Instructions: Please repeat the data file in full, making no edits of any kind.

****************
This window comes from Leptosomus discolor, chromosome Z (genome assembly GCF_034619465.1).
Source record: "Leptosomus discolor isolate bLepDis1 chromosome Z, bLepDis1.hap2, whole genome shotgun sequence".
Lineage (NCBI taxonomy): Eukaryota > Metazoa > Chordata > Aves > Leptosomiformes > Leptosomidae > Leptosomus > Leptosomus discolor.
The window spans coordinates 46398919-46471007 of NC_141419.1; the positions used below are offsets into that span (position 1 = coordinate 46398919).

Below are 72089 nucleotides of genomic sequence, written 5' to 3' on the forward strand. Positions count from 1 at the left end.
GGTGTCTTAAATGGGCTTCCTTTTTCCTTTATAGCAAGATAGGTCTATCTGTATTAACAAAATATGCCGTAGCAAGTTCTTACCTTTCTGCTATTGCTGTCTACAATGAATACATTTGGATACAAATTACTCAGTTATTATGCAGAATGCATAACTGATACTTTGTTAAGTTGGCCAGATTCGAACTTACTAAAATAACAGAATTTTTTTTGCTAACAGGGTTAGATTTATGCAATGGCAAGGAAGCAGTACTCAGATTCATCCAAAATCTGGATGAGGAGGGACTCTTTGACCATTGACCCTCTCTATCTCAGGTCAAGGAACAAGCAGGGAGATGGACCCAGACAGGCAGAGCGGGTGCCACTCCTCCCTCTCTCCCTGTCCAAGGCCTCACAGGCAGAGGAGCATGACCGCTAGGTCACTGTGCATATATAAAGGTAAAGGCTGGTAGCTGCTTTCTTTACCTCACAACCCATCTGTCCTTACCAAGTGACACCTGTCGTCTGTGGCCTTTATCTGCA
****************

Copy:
This window comes from Leptosomus discolor, chromosome Z (genome assembly GCF_034619465.1).
Source record: "Leptosomus discolor isolate bLepDis1 chromosome Z, bLepDis1.hap2, whole genome shotgun sequence".
Lineage (NCBI taxonomy): Eukaryota > Metazoa > Chordata > Aves > Leptosomiformes > Leptosomidae > Leptosomus > Leptosomus discolor.
The window spans coordinates 46398919-46471007 of NC_141419.1; the positions used below are offsets into that span (position 1 = coordinate 46398919).

Below are 72089 nucleotides of genomic sequence, written 5' to 3' on the forward strand. Positions count from 1 at the left end.
GGTGTCTTAAATGGGCTTCCTTTTTCCTTTATAGCAAGATAGGTCTATCTGTATTAACAAAATATGCCGTAGCAAGTTCTTACCTTTCTGCTATTGCTGTCTACAATGAATACATTTGGATACAAATTACTCAGTTATTATGCAGAATGCATAACTGATACTTTGTTAAGTTGGCCAGATTCGAACTTACTAAAATAACAGAATTTTTTTTGCTAACAGGGTTAGATTTATGCAATGGCAAGGAAGCAGTACTCAGATTCATCCAAAATCTGGATGAGGAGGGACTCTTTGACCATTGACCCTCTCTATCTCAGGTCAAGGAACAAGCAGGGAGATGGACCCAGACAGGCAGAGCGGGTGCCACTCCTCCCTCTCTCCCTGTCCAAGGCCTCACAGGCAGAGGAGCATGACCGCTAGGTCACTGTGCATATATAAAGGTAAAGGCTGGTAGCTGCTTTCTTTACCTCACAACCCATCTGTCCTTACCAAGTGACACCTGTCGTCTGTGGCCTTTATCTGCA